Tacita Dean, JG, 2013. Color and black and white anamorphic 35mm film with optical sound, 26 ½ minutes. ©Tacita Dean courtesy Frith Street Gallery, London/Marian Goodman Gallery, New York/Paris.
Pati Hill, Alphabet of Common Objects, c. 1975-79, 45 black and white copier prints, each 11” x 8.5,″ part of Arcadia University Art Gallery's 2015 exhibition Pati Hill: Photocopier. Courtesy Estate of Pati Hill and Arcadia.
Installation view of Pati Hill: Photocopier, Arcadia University Art Gallery. A Swan: An Opera in Nine Chapters, 1978, 32 captioned black & white copier prints, dimensions variable. Photo by Aaron Igler, Greenhouse Media, courtesy of the estate of Pati Hill.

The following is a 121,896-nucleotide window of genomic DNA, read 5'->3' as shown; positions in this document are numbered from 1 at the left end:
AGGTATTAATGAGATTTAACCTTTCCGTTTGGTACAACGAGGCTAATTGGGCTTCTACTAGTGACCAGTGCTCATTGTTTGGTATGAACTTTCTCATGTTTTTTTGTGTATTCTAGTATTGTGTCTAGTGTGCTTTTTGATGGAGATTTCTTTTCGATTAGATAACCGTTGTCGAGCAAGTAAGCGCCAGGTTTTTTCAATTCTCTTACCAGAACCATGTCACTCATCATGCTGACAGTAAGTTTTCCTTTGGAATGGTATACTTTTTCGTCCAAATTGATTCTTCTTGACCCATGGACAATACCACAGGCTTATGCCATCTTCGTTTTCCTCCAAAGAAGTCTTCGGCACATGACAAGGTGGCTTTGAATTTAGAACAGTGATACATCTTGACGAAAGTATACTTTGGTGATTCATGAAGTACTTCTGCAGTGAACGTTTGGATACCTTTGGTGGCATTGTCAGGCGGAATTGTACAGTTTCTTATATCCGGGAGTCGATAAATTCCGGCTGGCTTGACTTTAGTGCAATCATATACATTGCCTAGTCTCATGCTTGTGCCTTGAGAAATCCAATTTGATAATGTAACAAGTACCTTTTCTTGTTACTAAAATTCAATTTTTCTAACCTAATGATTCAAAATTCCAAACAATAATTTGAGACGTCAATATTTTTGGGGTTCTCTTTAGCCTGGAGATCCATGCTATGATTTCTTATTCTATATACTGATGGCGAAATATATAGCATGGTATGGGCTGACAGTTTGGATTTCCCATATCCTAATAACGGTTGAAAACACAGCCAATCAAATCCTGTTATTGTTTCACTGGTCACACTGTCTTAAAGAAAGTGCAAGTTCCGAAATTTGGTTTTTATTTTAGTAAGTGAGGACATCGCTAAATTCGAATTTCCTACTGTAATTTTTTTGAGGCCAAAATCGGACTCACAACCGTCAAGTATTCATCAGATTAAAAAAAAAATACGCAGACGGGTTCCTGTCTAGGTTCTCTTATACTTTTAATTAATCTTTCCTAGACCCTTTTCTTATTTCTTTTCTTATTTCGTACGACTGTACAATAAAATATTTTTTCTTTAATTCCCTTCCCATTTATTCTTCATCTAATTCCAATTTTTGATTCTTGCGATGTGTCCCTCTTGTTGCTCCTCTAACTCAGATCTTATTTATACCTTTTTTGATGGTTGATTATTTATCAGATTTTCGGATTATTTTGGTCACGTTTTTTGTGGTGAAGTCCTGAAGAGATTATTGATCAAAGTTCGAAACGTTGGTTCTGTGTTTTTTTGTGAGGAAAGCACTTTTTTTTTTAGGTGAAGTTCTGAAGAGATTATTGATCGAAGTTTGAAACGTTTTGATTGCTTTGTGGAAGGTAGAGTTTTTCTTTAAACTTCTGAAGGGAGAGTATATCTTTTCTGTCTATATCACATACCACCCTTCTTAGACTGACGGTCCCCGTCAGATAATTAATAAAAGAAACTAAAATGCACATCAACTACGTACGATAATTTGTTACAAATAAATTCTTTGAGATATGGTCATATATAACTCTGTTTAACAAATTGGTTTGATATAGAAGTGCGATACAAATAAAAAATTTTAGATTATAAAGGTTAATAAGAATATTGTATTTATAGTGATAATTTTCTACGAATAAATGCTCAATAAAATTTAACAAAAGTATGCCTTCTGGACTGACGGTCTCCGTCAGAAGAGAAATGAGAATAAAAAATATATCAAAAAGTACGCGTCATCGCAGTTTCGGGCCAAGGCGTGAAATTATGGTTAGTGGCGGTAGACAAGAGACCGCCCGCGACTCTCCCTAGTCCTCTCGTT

Arcadia Exhibitions organizes programming for four distinct gallery spaces on Arcadia University’s campus, offering a stimulating roster of individual and thematic exhibitions of contemporary art ranging in scope and stature from the regional to the international. Arcadia's exhibitions regularly travel, often to major museums many times its scale, such as the Hammer Museum in Los Angeles and the Victoria & Albert Museum in London. With grants from the Center, Arcadia has organized Ai Weiwei: Dropping the Urn (2009), a traveling survey of the Beijing-based artist’s ceramics and the first museum show of his work outside of New York; JG (2010), a major new film by Berlin-based artist Tacita Dean, shot in Death Valley and the Salt Lake Flats; and Pati Hill: Photocopier (2014), an exhibition of the early artwork of Pati Hill, an American writer who pioneered the use of the photocopier as an artistic tool in the 1970s. In 2019, Arcadia received a Center Project grant to produce Polly Apfelbaum: For the Love of Una Hale, an exhibition of new work by award-winning visual artist Polly Apfelbaum, who fuses craft traditions, sculpture, and large-scale installation. In 2020, Arcadia received a Center Project grant to present Sun & Sea (Marina), a contemporary Lithuanian opera that addresses ecological concerns through the inner monologues and melodies of a chorus of beachgoers.